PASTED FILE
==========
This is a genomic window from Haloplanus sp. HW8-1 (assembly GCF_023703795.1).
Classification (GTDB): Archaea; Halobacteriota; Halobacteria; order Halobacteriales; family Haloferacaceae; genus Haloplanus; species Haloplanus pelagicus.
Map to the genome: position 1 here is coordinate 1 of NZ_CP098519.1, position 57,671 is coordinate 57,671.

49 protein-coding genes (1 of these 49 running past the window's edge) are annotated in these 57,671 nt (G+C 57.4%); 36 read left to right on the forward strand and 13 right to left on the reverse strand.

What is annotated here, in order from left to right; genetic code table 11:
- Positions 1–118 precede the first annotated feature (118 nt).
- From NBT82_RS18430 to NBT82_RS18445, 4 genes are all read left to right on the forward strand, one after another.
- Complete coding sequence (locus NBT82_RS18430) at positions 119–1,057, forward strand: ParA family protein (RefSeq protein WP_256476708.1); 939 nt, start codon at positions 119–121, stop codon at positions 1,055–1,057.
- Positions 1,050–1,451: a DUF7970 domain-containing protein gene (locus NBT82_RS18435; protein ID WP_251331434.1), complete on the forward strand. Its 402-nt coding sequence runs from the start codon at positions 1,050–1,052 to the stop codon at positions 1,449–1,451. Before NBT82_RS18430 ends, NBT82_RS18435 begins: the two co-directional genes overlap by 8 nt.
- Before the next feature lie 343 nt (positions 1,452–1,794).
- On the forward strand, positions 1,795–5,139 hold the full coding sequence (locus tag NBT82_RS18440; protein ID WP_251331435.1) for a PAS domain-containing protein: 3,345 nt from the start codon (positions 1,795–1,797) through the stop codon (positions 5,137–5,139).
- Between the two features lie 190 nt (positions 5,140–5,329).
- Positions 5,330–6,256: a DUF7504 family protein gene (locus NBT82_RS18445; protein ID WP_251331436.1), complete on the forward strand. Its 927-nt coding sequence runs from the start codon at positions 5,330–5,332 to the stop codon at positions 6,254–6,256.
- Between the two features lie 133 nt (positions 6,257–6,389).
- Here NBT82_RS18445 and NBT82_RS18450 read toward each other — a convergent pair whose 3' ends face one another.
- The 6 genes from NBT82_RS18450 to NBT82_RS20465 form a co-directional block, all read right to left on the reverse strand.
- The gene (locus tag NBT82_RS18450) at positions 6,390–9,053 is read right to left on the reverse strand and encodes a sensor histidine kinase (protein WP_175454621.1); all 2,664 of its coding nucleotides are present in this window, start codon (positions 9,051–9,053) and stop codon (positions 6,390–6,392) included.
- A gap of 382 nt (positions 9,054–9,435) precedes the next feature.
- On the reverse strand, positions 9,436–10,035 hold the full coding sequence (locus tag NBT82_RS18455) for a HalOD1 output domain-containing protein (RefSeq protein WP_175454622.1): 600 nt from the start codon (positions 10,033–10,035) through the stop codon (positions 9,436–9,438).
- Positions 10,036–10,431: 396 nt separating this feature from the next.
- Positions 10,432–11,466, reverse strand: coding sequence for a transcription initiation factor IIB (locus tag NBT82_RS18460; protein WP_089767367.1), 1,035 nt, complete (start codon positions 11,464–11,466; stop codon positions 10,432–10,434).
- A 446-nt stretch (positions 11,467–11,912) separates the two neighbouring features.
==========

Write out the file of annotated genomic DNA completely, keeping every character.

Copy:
This is a genomic window from Haloplanus sp. HW8-1 (assembly GCF_023703795.1).
Classification (GTDB): Archaea; Halobacteriota; Halobacteria; order Halobacteriales; family Haloferacaceae; genus Haloplanus; species Haloplanus pelagicus.
Map to the genome: position 1 here is coordinate 1 of NZ_CP098519.1, position 57,671 is coordinate 57,671.

49 protein-coding genes (1 of these 49 running past the window's edge) are annotated in these 57,671 nt (G+C 57.4%); 36 read left to right on the forward strand and 13 right to left on the reverse strand.

What is annotated here, in order from left to right; genetic code table 11:
- Positions 1–118 precede the first annotated feature (118 nt).
- From NBT82_RS18430 to NBT82_RS18445, 4 genes are all read left to right on the forward strand, one after another.
- Complete coding sequence (locus NBT82_RS18430) at positions 119–1,057, forward strand: ParA family protein (RefSeq protein WP_256476708.1); 939 nt, start codon at positions 119–121, stop codon at positions 1,055–1,057.
- Positions 1,050–1,451: a DUF7970 domain-containing protein gene (locus NBT82_RS18435; protein ID WP_251331434.1), complete on the forward strand. Its 402-nt coding sequence runs from the start codon at positions 1,050–1,052 to the stop codon at positions 1,449–1,451. Before NBT82_RS18430 ends, NBT82_RS18435 begins: the two co-directional genes overlap by 8 nt.
- Before the next feature lie 343 nt (positions 1,452–1,794).
- On the forward strand, positions 1,795–5,139 hold the full coding sequence (locus tag NBT82_RS18440; protein ID WP_251331435.1) for a PAS domain-containing protein: 3,345 nt from the start codon (positions 1,795–1,797) through the stop codon (positions 5,137–5,139).
- Between the two features lie 190 nt (positions 5,140–5,329).
- Positions 5,330–6,256: a DUF7504 family protein gene (locus NBT82_RS18445; protein ID WP_251331436.1), complete on the forward strand. Its 927-nt coding sequence runs from the start codon at positions 5,330–5,332 to the stop codon at positions 6,254–6,256.
- Between the two features lie 133 nt (positions 6,257–6,389).
- Here NBT82_RS18445 and NBT82_RS18450 read toward each other — a convergent pair whose 3' ends face one another.
- The 6 genes from NBT82_RS18450 to NBT82_RS20465 form a co-directional block, all read right to left on the reverse strand.
- The gene (locus tag NBT82_RS18450) at positions 6,390–9,053 is read right to left on the reverse strand and encodes a sensor histidine kinase (protein WP_175454621.1); all 2,664 of its coding nucleotides are present in this window, start codon (positions 9,051–9,053) and stop codon (positions 6,390–6,392) included.
- A gap of 382 nt (positions 9,054–9,435) precedes the next feature.
- On the reverse strand, positions 9,436–10,035 hold the full coding sequence (locus tag NBT82_RS18455) for a HalOD1 output domain-containing protein (RefSeq protein WP_175454622.1): 600 nt from the start codon (positions 10,033–10,035) through the stop codon (positions 9,436–9,438).
- Positions 10,036–10,431: 396 nt separating this feature from the next.
- Positions 10,432–11,466, reverse strand: coding sequence for a transcription initiation factor IIB (locus tag NBT82_RS18460; protein WP_089767367.1), 1,035 nt, complete (start codon positions 11,464–11,466; stop codon positions 10,432–10,434).
- A 446-nt stretch (positions 11,467–11,912) separates the two neighbouring features.